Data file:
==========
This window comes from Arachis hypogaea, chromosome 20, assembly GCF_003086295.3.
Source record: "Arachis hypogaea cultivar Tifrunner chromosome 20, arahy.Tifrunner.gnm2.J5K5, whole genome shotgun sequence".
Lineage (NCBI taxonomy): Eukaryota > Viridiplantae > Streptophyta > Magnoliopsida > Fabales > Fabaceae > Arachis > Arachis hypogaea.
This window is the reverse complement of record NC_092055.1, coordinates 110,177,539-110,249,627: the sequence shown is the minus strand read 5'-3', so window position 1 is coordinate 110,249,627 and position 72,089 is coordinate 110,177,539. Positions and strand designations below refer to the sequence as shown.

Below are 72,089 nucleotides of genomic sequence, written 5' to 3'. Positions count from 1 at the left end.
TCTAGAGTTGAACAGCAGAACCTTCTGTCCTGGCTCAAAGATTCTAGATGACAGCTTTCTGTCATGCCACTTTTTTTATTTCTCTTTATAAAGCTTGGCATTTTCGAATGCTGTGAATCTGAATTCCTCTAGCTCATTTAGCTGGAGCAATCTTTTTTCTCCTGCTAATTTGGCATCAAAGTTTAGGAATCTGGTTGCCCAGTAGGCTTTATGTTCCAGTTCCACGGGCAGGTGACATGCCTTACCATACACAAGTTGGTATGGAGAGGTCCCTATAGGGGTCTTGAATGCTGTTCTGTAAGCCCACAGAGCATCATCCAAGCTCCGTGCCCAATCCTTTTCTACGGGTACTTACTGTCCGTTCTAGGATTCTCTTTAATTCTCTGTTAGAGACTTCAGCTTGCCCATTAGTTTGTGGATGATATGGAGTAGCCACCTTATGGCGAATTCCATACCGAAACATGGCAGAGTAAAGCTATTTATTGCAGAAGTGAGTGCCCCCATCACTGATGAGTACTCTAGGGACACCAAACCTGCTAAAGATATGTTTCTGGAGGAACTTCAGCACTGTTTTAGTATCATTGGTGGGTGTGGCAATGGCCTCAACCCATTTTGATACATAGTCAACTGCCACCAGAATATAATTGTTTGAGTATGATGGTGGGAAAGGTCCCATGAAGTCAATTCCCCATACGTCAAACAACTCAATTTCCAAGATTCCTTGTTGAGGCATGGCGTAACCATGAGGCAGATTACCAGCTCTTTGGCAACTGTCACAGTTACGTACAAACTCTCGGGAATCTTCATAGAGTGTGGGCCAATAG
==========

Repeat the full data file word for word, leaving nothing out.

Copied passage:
This window comes from Arachis hypogaea, chromosome 20, assembly GCF_003086295.3.
Source record: "Arachis hypogaea cultivar Tifrunner chromosome 20, arahy.Tifrunner.gnm2.J5K5, whole genome shotgun sequence".
Lineage (NCBI taxonomy): Eukaryota > Viridiplantae > Streptophyta > Magnoliopsida > Fabales > Fabaceae > Arachis > Arachis hypogaea.
This window is the reverse complement of record NC_092055.1, coordinates 110,177,539-110,249,627: the sequence shown is the minus strand read 5'-3', so window position 1 is coordinate 110,249,627 and position 72,089 is coordinate 110,177,539. Positions and strand designations below refer to the sequence as shown.

Below are 72,089 nucleotides of genomic sequence, written 5' to 3'. Positions count from 1 at the left end.
TCTAGAGTTGAACAGCAGAACCTTCTGTCCTGGCTCAAAGATTCTAGATGACAGCTTTCTGTCATGCCACTTTTTTTATTTCTCTTTATAAAGCTTGGCATTTTCGAATGCTGTGAATCTGAATTCCTCTAGCTCATTTAGCTGGAGCAATCTTTTTTCTCCTGCTAATTTGGCATCAAAGTTTAGGAATCTGGTTGCCCAGTAGGCTTTATGTTCCAGTTCCACGGGCAGGTGACATGCCTTACCATACACAAGTTGGTATGGAGAGGTCCCTATAGGGGTCTTGAATGCTGTTCTGTAAGCCCACAGAGCATCATCCAAGCTCCGTGCCCAATCCTTTTCTACGGGTACTTACTGTCCGTTCTAGGATTCTCTTTAATTCTCTGTTAGAGACTTCAGCTTGCCCATTAGTTTGTGGATGATATGGAGTAGCCACCTTATGGCGAATTCCATACCGAAACATGGCAGAGTAAAGCTATTTATTGCAGAAGTGAGTGCCCCCATCACTGATGAGTACTCTAGGGACACCAAACCTGCTAAAGATATGTTTCTGGAGGAACTTCAGCACTGTTTTAGTATCATTGGTGGGTGTGGCAATGGCCTCAACCCATTTTGATACATAGTCAACTGCCACCAGAATATAATTGTTTGAGTATGATGGTGGGAAAGGTCCCATGAAGTCAATTCCCCATACGTCAAACAACTCAATTTCCAAGATTCCTTGTTGAGGCATGGCGTAACCATGAGGCAGATTACCAGCTCTTTGGCAACTGTCACAGTTACGTACAAACTCTCGGGAATCTTCATAGAGTGTGGGCCAATAG